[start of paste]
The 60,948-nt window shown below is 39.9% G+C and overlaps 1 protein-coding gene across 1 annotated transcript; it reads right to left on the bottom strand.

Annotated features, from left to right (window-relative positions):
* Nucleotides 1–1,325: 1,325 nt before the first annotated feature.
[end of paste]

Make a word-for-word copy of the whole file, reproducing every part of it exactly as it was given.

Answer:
The 60,948-nt window shown below is 39.9% G+C and overlaps 1 protein-coding gene across 1 annotated transcript; it reads right to left on the bottom strand.

Annotated features, from left to right (window-relative positions):
* Nucleotides 1–1,325: 1,325 nt before the first annotated feature.